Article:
4 Important Estate Planning Documents that Parents of Young Children Need to Have

We understand that as a parent of young children, most of your day to day focus is on caring for your children.  This focus needs to extend to your estate planning as well.  Here are 4 important estate planning documents that parents of young children need to have.

You name guardians for your minor children in your will.  Be sure to get the guardian’s permission before naming them.  This best ensures that the guardian will serve when needed.  Name back up guardians as well, just in case your primary guardian is unable or unwilling to serve when needed.

Minor children cannot inherit directly; they, however, can be named as beneficiaries of life-time trusts that provide for their needs and are managed by a trustee.   When your child becomes an adult she can act as a co-trustee.  These assets can even be asset protected, so they can’t be taken in a subsequent divorce, bankruptcy, business failure, or lawsuit.

  • Stand-by Guardianship; Child Care Power of Attorney; Temporary Guardianship Authorization

Stand-by Guardianship; Child Care Power of Attorney; and Temporary Guardianship Authorization are all names for the same document.  Because the guardians in your will only have authority to act if you are deceased, you need to authorize these same guardians to care for and make decisions for your children if you are alive, but somehow incapacitated, and unable to care for them.  Again, name contingent temporary guardians.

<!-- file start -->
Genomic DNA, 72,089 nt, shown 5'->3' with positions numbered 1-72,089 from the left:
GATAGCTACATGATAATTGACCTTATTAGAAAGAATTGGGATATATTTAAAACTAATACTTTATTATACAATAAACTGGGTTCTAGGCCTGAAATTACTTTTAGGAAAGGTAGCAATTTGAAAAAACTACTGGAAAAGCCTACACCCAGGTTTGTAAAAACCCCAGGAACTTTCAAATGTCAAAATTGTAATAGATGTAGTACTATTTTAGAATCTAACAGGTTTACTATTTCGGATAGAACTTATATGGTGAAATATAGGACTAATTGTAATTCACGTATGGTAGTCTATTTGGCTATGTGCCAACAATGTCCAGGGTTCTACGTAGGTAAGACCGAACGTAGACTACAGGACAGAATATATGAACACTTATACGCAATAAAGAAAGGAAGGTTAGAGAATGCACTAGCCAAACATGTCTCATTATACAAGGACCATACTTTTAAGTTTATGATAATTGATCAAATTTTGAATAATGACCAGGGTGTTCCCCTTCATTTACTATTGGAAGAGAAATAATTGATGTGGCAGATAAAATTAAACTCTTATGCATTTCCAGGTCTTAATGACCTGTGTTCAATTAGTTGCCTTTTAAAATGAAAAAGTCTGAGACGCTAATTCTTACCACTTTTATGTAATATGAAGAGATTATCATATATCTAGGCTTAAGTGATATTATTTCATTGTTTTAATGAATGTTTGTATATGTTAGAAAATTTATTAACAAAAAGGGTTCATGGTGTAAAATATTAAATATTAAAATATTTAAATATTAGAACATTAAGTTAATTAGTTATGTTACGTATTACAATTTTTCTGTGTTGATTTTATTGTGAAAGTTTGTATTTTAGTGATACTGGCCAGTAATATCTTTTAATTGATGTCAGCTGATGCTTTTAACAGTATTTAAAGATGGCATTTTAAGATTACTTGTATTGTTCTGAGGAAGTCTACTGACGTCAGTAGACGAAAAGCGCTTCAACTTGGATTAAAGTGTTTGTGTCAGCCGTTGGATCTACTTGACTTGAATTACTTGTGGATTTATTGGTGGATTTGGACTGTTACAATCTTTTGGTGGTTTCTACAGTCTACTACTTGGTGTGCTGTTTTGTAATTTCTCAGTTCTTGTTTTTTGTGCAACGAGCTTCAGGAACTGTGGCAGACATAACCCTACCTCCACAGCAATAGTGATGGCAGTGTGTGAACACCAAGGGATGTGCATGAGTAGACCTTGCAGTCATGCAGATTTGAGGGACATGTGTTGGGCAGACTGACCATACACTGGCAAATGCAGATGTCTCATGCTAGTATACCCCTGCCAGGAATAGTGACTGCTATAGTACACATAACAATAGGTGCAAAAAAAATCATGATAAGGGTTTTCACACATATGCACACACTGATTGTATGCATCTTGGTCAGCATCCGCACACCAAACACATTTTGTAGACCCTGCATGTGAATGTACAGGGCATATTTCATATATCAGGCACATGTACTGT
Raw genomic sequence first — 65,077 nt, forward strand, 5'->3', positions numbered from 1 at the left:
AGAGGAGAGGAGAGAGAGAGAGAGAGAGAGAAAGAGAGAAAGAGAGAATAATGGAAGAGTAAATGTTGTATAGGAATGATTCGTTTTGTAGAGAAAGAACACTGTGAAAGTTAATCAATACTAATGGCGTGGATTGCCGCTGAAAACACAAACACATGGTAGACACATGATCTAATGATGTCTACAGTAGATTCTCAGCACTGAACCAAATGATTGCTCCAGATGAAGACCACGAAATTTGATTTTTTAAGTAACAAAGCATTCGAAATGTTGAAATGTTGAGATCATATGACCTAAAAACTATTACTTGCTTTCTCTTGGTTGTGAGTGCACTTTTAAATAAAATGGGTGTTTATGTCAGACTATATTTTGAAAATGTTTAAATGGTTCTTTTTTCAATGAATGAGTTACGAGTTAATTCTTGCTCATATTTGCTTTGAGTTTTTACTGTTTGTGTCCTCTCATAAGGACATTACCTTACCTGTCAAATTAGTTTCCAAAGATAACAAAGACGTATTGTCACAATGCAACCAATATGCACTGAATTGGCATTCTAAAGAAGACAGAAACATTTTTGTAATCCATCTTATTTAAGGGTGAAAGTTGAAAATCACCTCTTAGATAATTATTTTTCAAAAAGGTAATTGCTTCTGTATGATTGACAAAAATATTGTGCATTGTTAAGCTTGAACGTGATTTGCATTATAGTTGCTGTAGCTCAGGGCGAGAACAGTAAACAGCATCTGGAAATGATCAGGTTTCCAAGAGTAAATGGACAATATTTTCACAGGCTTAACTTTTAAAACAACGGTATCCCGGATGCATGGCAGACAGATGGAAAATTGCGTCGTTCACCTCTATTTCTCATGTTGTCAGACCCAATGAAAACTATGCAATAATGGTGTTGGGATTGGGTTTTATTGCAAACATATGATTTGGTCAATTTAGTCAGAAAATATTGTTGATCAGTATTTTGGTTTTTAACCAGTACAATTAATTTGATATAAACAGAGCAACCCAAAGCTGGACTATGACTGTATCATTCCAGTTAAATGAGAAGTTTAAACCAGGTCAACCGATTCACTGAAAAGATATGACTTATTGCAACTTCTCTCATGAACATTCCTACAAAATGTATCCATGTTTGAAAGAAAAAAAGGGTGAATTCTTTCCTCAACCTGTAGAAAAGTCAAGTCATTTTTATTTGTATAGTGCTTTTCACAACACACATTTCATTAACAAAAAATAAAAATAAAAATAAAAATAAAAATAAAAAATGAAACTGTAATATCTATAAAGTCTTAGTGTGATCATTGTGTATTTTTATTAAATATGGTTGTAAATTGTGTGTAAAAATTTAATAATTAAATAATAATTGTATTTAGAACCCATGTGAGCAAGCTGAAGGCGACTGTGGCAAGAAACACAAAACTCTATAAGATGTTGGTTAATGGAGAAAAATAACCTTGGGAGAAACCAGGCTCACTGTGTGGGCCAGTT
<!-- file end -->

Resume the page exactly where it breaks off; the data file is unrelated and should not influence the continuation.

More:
• First Responder Authorization

The First Responder Authorization authorizes trusted friends and neighbors to stay with your children until your named guardians arrive to take them into their custody.  Include trusted friends and neighbors who can get to your house within 15 minutes.  This is about how long the police will stay in your home before taking your children into protective custody (i.e. foster care.)

If you are the parents of young children, you need comprehensive estate planning, incorporating these documents.  Be sure to consult with a qualified estate planning attorney.